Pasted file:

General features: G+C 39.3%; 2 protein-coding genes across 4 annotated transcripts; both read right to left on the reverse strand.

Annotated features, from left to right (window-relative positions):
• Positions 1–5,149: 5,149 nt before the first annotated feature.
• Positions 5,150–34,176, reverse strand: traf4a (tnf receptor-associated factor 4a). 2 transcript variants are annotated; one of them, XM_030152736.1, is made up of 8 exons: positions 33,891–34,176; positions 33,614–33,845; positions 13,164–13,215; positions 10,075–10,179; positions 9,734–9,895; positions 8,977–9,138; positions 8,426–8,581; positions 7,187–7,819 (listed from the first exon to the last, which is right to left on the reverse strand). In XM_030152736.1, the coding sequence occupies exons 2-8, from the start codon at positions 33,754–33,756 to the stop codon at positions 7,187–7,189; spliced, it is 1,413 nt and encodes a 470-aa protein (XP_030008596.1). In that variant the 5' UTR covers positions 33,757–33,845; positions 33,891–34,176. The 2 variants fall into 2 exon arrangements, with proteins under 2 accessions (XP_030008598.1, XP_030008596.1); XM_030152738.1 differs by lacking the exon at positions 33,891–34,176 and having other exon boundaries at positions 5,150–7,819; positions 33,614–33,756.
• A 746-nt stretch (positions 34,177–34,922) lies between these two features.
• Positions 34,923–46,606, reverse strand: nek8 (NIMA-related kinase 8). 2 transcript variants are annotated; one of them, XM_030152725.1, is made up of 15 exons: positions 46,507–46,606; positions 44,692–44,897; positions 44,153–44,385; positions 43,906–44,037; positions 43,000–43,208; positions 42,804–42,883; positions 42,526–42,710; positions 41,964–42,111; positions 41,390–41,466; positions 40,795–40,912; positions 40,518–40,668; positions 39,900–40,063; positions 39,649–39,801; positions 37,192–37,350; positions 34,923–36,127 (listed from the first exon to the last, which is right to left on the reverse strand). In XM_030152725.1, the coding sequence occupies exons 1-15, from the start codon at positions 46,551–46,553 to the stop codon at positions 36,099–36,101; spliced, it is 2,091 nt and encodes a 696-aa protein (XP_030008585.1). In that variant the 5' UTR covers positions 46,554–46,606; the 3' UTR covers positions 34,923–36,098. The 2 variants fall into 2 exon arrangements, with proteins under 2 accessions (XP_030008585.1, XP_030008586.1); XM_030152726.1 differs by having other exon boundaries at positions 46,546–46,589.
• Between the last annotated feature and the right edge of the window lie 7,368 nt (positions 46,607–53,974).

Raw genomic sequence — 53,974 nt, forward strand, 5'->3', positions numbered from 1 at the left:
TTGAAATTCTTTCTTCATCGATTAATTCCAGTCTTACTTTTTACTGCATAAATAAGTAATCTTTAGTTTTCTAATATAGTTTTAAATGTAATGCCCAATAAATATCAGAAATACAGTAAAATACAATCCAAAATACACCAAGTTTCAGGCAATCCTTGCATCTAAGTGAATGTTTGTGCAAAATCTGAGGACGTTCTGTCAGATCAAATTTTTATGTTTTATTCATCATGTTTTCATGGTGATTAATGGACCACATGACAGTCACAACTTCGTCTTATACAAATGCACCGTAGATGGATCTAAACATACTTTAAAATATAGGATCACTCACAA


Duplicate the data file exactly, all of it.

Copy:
General features: G+C 39.3%; 2 protein-coding genes across 4 annotated transcripts; both read right to left on the reverse strand.

Annotated features, from left to right (window-relative positions):
• Positions 1–5,149: 5,149 nt before the first annotated feature.
• Positions 5,150–34,176, reverse strand: traf4a (tnf receptor-associated factor 4a). 2 transcript variants are annotated; one of them, XM_030152736.1, is made up of 8 exons: positions 33,891–34,176; positions 33,614–33,845; positions 13,164–13,215; positions 10,075–10,179; positions 9,734–9,895; positions 8,977–9,138; positions 8,426–8,581; positions 7,187–7,819 (listed from the first exon to the last, which is right to left on the reverse strand). In XM_030152736.1, the coding sequence occupies exons 2-8, from the start codon at positions 33,754–33,756 to the stop codon at positions 7,187–7,189; spliced, it is 1,413 nt and encodes a 470-aa protein (XP_030008596.1). In that variant the 5' UTR covers positions 33,757–33,845; positions 33,891–34,176. The 2 variants fall into 2 exon arrangements, with proteins under 2 accessions (XP_030008598.1, XP_030008596.1); XM_030152738.1 differs by lacking the exon at positions 33,891–34,176 and having other exon boundaries at positions 5,150–7,819; positions 33,614–33,756.
• A 746-nt stretch (positions 34,177–34,922) lies between these two features.
• Positions 34,923–46,606, reverse strand: nek8 (NIMA-related kinase 8). 2 transcript variants are annotated; one of them, XM_030152725.1, is made up of 15 exons: positions 46,507–46,606; positions 44,692–44,897; positions 44,153–44,385; positions 43,906–44,037; positions 43,000–43,208; positions 42,804–42,883; positions 42,526–42,710; positions 41,964–42,111; positions 41,390–41,466; positions 40,795–40,912; positions 40,518–40,668; positions 39,900–40,063; positions 39,649–39,801; positions 37,192–37,350; positions 34,923–36,127 (listed from the first exon to the last, which is right to left on the reverse strand). In XM_030152725.1, the coding sequence occupies exons 1-15, from the start codon at positions 46,551–46,553 to the stop codon at positions 36,099–36,101; spliced, it is 2,091 nt and encodes a 696-aa protein (XP_030008585.1). In that variant the 5' UTR covers positions 46,554–46,606; the 3' UTR covers positions 34,923–36,098. The 2 variants fall into 2 exon arrangements, with proteins under 2 accessions (XP_030008585.1, XP_030008586.1); XM_030152726.1 differs by having other exon boundaries at positions 46,546–46,589.
• Between the last annotated feature and the right edge of the window lie 7,368 nt (positions 46,607–53,974).

Raw genomic sequence — 53,974 nt, forward strand, 5'->3', positions numbered from 1 at the left:
TTGAAATTCTTTCTTCATCGATTAATTCCAGTCTTACTTTTTACTGCATAAATAAGTAATCTTTAGTTTTCTAATATAGTTTTAAATGTAATGCCCAATAAATATCAGAAATACAGTAAAATACAATCCAAAATACACCAAGTTTCAGGCAATCCTTGCATCTAAGTGAATGTTTGTGCAAAATCTGAGGACGTTCTGTCAGATCAAATTTTTATGTTTTATTCATCATGTTTTCATGGTGATTAATGGACCACATGACAGTCACAACTTCGTCTTATACAAATGCACCGTAGATGGATCTAAACATACTTTAAAATATAGGATCACTCACAA